The UK economy grew by 0.6% in September, but previous months' estimates were revised lower, resulting in GDP being 0.6% lower than it was in February 2020, just before the UK entered its first COVID-19 lockdown.

The Office for National Statistics revealed that GDP declined by 0.2% in July, higher than the previously projected 0.1% drop, and that output rose by only 0.2% in August, lower than the previously reported 0.4% increase.

"While monthly output rebounded during the quarter from July's contraction, this is more likely to reflect a transitory lift from restrictions easing than a meaningful improvement," said Suren Thiru, head of economics at the British Chambers of Commerce.

Stronger output in the health sector supported September's growth as individuals resumed visiting their doctors, resulting in a 0.7% increase in the services sector from August. However, since gas distribution shrank for the fourth month in a row, industrial output fell by 0.4%.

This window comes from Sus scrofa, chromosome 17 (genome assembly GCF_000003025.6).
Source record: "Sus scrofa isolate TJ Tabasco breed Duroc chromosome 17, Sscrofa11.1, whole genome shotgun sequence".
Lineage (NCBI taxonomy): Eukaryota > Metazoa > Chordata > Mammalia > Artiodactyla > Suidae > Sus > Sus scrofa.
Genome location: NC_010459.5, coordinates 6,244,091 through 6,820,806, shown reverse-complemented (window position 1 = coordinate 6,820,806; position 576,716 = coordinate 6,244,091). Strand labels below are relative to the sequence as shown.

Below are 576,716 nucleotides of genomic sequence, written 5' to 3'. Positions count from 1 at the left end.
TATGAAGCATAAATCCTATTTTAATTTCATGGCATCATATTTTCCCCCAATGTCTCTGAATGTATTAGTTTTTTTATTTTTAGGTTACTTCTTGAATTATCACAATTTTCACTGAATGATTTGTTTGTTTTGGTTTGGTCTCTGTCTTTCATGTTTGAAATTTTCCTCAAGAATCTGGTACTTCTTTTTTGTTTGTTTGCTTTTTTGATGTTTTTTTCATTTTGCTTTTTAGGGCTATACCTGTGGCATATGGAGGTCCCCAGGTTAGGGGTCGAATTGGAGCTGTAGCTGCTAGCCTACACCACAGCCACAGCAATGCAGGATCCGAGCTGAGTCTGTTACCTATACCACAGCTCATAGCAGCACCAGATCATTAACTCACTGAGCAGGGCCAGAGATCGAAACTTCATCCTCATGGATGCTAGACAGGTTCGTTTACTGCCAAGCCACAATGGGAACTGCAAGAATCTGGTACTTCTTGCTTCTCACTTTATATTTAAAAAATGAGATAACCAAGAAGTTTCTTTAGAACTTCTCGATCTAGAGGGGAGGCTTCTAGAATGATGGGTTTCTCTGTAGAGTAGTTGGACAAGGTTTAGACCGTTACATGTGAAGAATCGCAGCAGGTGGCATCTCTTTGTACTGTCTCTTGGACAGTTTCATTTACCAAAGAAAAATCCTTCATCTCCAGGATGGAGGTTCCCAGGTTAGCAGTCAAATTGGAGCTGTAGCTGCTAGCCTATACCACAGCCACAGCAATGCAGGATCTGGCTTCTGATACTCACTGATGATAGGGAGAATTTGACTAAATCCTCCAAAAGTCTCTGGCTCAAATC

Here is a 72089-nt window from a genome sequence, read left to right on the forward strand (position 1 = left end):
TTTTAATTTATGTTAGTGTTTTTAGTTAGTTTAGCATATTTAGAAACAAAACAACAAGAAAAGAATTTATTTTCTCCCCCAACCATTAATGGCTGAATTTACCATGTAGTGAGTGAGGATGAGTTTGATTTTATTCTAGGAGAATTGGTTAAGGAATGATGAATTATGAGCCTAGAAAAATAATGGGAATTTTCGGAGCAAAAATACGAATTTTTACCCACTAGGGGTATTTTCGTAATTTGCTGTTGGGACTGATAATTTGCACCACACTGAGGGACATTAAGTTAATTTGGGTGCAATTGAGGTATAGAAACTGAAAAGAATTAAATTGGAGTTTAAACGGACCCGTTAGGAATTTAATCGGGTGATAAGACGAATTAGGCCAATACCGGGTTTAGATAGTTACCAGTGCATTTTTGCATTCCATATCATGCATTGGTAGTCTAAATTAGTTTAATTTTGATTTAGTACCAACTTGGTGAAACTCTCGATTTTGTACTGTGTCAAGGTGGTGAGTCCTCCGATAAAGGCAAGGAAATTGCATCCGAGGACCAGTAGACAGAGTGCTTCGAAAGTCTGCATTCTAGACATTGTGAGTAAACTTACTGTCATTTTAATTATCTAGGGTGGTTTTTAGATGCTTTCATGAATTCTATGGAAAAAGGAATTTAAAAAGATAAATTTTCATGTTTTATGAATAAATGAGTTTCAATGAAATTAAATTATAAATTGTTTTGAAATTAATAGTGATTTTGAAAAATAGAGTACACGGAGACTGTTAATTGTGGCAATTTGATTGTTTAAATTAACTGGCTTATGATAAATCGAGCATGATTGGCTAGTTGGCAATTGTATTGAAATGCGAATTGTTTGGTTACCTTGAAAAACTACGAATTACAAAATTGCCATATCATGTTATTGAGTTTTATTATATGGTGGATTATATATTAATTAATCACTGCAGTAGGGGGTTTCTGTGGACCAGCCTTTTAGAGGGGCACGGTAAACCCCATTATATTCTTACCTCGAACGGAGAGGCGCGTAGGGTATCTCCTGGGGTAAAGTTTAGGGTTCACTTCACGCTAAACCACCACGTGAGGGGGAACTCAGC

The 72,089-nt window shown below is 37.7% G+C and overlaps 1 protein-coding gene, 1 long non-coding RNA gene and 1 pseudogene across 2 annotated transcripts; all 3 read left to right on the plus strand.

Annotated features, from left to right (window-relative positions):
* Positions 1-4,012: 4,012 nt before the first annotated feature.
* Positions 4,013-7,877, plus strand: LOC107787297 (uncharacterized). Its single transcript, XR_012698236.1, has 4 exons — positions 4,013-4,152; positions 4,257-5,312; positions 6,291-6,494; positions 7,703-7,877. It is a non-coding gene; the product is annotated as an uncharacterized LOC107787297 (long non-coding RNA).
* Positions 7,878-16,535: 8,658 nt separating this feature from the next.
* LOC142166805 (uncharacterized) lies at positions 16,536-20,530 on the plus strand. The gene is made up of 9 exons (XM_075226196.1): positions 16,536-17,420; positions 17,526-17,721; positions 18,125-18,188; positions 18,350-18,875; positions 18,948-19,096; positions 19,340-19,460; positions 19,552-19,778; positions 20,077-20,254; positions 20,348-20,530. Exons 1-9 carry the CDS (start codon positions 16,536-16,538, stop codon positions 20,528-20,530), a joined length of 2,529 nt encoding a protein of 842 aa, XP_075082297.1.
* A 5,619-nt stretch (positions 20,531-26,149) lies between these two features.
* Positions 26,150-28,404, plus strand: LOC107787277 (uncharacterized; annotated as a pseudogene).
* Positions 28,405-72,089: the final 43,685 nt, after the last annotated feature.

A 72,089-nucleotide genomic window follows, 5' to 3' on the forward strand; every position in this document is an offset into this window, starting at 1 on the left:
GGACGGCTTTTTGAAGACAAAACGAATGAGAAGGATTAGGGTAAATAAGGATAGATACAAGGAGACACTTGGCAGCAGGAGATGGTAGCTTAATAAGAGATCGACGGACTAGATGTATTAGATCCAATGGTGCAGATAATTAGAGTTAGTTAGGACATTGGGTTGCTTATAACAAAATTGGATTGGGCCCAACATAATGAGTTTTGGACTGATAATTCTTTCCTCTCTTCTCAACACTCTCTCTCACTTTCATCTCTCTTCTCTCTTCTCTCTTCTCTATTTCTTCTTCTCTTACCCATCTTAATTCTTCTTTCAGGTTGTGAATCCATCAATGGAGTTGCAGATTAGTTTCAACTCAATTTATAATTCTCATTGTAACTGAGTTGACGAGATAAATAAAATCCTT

Office for National Statistics worker in Newport tests positive for coronavirus - Wales Online

GDP rose by 1.3% in Q3, the weakest three-month growth since Britain was placed under lockdown in early 2021. 

Although the world's fifth-largest economy shrunk by nearly 10% in 2020, the International Monetary Fund predicts that it will expand at the quickest rate of any Group of Seven nations in 2021, when it is predicted to increase by 6.8%.

However, due to a mix of rising COVID-19 cases, global supply chain issues, and post-Brexit labour shortages, the swift recovery from lockdown observed in the spring gave way to slower growth in the summer.

The BoE stated last week, as it kept interest rates on hold, that recent economic growth had been less than projected, and that it would keep a careful eye on the labour market after the government's job protection scheme expired on October 1.